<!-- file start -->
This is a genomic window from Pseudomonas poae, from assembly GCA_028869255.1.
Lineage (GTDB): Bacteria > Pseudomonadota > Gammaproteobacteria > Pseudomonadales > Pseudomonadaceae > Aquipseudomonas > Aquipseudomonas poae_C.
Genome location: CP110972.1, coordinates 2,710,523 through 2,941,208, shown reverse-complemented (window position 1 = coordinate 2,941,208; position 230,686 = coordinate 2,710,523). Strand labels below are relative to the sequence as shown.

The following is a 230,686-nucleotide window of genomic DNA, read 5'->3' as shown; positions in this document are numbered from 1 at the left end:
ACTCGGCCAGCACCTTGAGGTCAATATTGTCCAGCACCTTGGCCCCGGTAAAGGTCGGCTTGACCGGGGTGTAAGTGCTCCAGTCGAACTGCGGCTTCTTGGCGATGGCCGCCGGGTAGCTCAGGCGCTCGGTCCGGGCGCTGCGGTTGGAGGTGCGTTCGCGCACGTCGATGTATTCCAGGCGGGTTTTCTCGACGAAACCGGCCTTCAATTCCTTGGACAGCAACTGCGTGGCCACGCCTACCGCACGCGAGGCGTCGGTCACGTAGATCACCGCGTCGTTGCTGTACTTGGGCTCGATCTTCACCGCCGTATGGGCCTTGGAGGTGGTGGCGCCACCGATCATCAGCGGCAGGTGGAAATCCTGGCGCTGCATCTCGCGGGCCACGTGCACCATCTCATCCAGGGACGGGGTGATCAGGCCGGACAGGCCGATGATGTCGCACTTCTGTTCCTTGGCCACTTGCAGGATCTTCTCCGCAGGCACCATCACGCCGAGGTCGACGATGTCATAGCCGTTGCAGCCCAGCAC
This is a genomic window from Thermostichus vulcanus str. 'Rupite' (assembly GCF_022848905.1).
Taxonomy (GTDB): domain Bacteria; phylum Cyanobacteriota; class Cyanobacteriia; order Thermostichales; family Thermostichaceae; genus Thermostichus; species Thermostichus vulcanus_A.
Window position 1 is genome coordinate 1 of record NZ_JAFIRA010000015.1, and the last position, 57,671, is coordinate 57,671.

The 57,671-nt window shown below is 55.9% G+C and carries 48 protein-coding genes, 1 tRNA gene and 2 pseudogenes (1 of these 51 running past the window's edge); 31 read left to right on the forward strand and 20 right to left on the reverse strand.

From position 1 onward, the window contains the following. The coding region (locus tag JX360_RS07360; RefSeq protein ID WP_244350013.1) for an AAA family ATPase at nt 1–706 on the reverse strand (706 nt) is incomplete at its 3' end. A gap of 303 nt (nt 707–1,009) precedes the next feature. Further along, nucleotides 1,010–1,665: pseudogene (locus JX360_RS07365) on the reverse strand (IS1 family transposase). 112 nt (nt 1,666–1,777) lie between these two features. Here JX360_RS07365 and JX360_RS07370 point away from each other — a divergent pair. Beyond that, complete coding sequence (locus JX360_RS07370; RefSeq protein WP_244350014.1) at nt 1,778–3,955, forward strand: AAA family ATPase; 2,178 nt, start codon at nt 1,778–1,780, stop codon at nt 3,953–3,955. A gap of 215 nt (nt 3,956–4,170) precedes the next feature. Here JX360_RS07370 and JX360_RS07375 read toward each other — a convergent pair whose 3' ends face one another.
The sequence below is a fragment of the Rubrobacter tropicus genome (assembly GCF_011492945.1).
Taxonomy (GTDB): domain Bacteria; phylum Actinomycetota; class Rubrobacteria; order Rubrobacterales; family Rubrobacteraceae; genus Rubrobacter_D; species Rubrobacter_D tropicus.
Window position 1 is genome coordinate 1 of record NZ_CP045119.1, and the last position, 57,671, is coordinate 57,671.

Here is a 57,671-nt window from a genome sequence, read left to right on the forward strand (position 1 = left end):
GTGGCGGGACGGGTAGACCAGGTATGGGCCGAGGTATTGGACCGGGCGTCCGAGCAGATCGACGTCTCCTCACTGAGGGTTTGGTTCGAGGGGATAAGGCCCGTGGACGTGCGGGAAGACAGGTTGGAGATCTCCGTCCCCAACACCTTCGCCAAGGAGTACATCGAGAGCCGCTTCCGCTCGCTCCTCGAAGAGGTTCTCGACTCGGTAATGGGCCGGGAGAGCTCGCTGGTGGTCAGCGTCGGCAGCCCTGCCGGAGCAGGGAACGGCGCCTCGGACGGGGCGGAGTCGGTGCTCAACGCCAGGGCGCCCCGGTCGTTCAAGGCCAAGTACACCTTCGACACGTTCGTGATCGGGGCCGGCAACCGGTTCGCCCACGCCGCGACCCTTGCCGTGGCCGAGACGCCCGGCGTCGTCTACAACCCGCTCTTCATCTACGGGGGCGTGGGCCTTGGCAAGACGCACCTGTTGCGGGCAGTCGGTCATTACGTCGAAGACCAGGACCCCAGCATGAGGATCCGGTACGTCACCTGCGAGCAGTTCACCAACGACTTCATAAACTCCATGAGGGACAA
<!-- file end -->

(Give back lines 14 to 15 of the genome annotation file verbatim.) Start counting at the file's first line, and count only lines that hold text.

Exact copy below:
Here is a 57,671-nt window from a genome sequence, read left to right on the forward strand (position 1 = left end):
GTGGCGGGACGGGTAGACCAGGTATGGGCCGAGGTATTGGACCGGGCGTCCGAGCAGATCGACGTCTCCTCACTGAGGGTTTGGTTCGAGGGGATAAGGCCCGTGGACGTGCGGGAAGACAGGTTGGAGATCTCCGTCCCCAACACCTTCGCCAAGGAGTACATCGAGAGCCGCTTCCGCTCGCTCCTCGAAGAGGTTCTCGACTCGGTAATGGGCCGGGAGAGCTCGCTGGTGGTCAGCGTCGGCAGCCCTGCCGGAGCAGGGAACGGCGCCTCGGACGGGGCGGAGTCGGTGCTCAACGCCAGGGCGCCCCGGTCGTTCAAGGCCAAGTACACCTTCGACACGTTCGTGATCGGGGCCGGCAACCGGTTCGCCCACGCCGCGACCCTTGCCGTGGCCGAGACGCCCGGCGTCGTCTACAACCCGCTCTTCATCTACGGGGGCGTGGGCCTTGGCAAGACGCACCTGTTGCGGGCAGTCGGTCATTACGTCGAAGACCAGGACCCCAGCATGAGGATCCGGTACGTCACCTGCGAGCAGTTCACCAACGACTTCATAAACTCCATGAGGGACAA